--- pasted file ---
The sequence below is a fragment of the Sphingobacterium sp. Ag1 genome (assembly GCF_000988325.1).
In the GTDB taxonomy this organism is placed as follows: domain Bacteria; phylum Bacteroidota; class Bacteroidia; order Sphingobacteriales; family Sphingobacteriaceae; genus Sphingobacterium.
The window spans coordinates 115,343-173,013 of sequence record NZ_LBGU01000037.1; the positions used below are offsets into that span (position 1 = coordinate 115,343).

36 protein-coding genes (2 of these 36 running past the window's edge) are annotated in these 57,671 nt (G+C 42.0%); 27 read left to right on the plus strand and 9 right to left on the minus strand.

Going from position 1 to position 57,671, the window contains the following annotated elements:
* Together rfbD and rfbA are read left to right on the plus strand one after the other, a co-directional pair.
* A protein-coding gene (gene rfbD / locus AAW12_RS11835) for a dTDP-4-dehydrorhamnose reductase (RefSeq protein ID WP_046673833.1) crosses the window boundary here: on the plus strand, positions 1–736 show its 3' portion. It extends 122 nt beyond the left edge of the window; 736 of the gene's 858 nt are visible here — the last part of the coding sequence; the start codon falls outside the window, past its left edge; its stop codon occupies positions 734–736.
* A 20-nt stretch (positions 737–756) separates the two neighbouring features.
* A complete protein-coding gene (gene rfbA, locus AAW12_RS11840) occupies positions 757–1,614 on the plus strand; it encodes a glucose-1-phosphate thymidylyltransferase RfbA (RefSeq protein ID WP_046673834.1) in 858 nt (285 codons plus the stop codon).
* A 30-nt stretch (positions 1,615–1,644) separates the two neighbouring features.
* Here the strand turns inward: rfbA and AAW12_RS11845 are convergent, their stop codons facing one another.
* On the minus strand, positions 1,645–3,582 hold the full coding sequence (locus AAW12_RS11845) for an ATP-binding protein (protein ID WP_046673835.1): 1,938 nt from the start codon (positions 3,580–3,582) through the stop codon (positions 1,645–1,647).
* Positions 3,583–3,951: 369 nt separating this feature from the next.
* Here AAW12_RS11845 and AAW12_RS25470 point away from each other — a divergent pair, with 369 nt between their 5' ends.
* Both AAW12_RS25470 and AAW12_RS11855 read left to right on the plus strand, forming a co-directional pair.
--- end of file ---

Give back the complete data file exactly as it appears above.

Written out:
The sequence below is a fragment of the Sphingobacterium sp. Ag1 genome (assembly GCF_000988325.1).
In the GTDB taxonomy this organism is placed as follows: domain Bacteria; phylum Bacteroidota; class Bacteroidia; order Sphingobacteriales; family Sphingobacteriaceae; genus Sphingobacterium.
The window spans coordinates 115,343-173,013 of sequence record NZ_LBGU01000037.1; the positions used below are offsets into that span (position 1 = coordinate 115,343).

36 protein-coding genes (2 of these 36 running past the window's edge) are annotated in these 57,671 nt (G+C 42.0%); 27 read left to right on the plus strand and 9 right to left on the minus strand.

Going from position 1 to position 57,671, the window contains the following annotated elements:
* Together rfbD and rfbA are read left to right on the plus strand one after the other, a co-directional pair.
* A protein-coding gene (gene rfbD / locus AAW12_RS11835) for a dTDP-4-dehydrorhamnose reductase (RefSeq protein ID WP_046673833.1) crosses the window boundary here: on the plus strand, positions 1–736 show its 3' portion. It extends 122 nt beyond the left edge of the window; 736 of the gene's 858 nt are visible here — the last part of the coding sequence; the start codon falls outside the window, past its left edge; its stop codon occupies positions 734–736.
* A 20-nt stretch (positions 737–756) separates the two neighbouring features.
* A complete protein-coding gene (gene rfbA, locus AAW12_RS11840) occupies positions 757–1,614 on the plus strand; it encodes a glucose-1-phosphate thymidylyltransferase RfbA (RefSeq protein ID WP_046673834.1) in 858 nt (285 codons plus the stop codon).
* A 30-nt stretch (positions 1,615–1,644) separates the two neighbouring features.
* Here the strand turns inward: rfbA and AAW12_RS11845 are convergent, their stop codons facing one another.
* On the minus strand, positions 1,645–3,582 hold the full coding sequence (locus AAW12_RS11845) for an ATP-binding protein (protein ID WP_046673835.1): 1,938 nt from the start codon (positions 3,580–3,582) through the stop codon (positions 1,645–1,647).
* Positions 3,583–3,951: 369 nt separating this feature from the next.
* Here AAW12_RS11845 and AAW12_RS25470 point away from each other — a divergent pair, with 369 nt between their 5' ends.
* Both AAW12_RS25470 and AAW12_RS11855 read left to right on the plus strand, forming a co-directional pair.